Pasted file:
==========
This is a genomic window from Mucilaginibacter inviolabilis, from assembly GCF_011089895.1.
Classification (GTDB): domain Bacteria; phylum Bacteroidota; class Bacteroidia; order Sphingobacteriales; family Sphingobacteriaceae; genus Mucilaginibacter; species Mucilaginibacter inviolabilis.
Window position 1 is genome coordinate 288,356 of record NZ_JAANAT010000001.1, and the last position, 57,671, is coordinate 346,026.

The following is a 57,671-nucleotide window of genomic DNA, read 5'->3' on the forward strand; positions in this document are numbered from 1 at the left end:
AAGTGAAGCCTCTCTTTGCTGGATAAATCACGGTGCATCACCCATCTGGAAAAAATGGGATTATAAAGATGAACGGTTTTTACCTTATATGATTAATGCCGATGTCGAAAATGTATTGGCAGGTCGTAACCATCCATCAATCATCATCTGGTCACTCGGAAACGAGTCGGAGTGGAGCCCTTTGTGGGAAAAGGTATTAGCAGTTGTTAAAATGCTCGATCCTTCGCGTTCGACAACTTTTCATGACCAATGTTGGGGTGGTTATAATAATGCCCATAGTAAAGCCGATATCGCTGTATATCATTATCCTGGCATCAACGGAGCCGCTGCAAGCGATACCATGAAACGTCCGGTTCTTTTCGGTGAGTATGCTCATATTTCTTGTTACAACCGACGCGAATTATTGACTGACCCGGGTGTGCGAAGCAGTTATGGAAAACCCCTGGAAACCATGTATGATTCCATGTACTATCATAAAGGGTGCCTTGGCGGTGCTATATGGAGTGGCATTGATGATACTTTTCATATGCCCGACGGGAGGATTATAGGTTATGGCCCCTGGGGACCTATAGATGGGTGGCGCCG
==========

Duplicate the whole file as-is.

This is a genomic window from Mucilaginibacter inviolabilis, from assembly GCF_011089895.1.
Classification (GTDB): domain Bacteria; phylum Bacteroidota; class Bacteroidia; order Sphingobacteriales; family Sphingobacteriaceae; genus Mucilaginibacter; species Mucilaginibacter inviolabilis.
Window position 1 is genome coordinate 288,356 of record NZ_JAANAT010000001.1, and the last position, 57,671, is coordinate 346,026.

The following is a 57,671-nucleotide window of genomic DNA, read 5'->3' on the forward strand; positions in this document are numbered from 1 at the left end:
AAGTGAAGCCTCTCTTTGCTGGATAAATCACGGTGCATCACCCATCTGGAAAAAATGGGATTATAAAGATGAACGGTTTTTACCTTATATGATTAATGCCGATGTCGAAAATGTATTGGCAGGTCGTAACCATCCATCAATCATCATCTGGTCACTCGGAAACGAGTCGGAGTGGAGCCCTTTGTGGGAAAAGGTATTAGCAGTTGTTAAAATGCTCGATCCTTCGCGTTCGACAACTTTTCATGACCAATGTTGGGGTGGTTATAATAATGCCCATAGTAAAGCCGATATCGCTGTATATCATTATCCTGGCATCAACGGAGCCGCTGCAAGCGATACCATGAAACGTCCGGTTCTTTTCGGTGAGTATGCTCATATTTCTTGTTACAACCGACGCGAATTATTGACTGACCCGGGTGTGCGAAGCAGTTATGGAAAACCCCTGGAAACCATGTATGATTCCATGTACTATCATAAAGGGTGCCTTGGCGGTGCTATATGGAGTGGCATTGATGATACTTTTCATATGCCCGACGGGAGGATTATAGGTTATGGCCCCTGGGGACCTATAGATGGGTGGCGCCG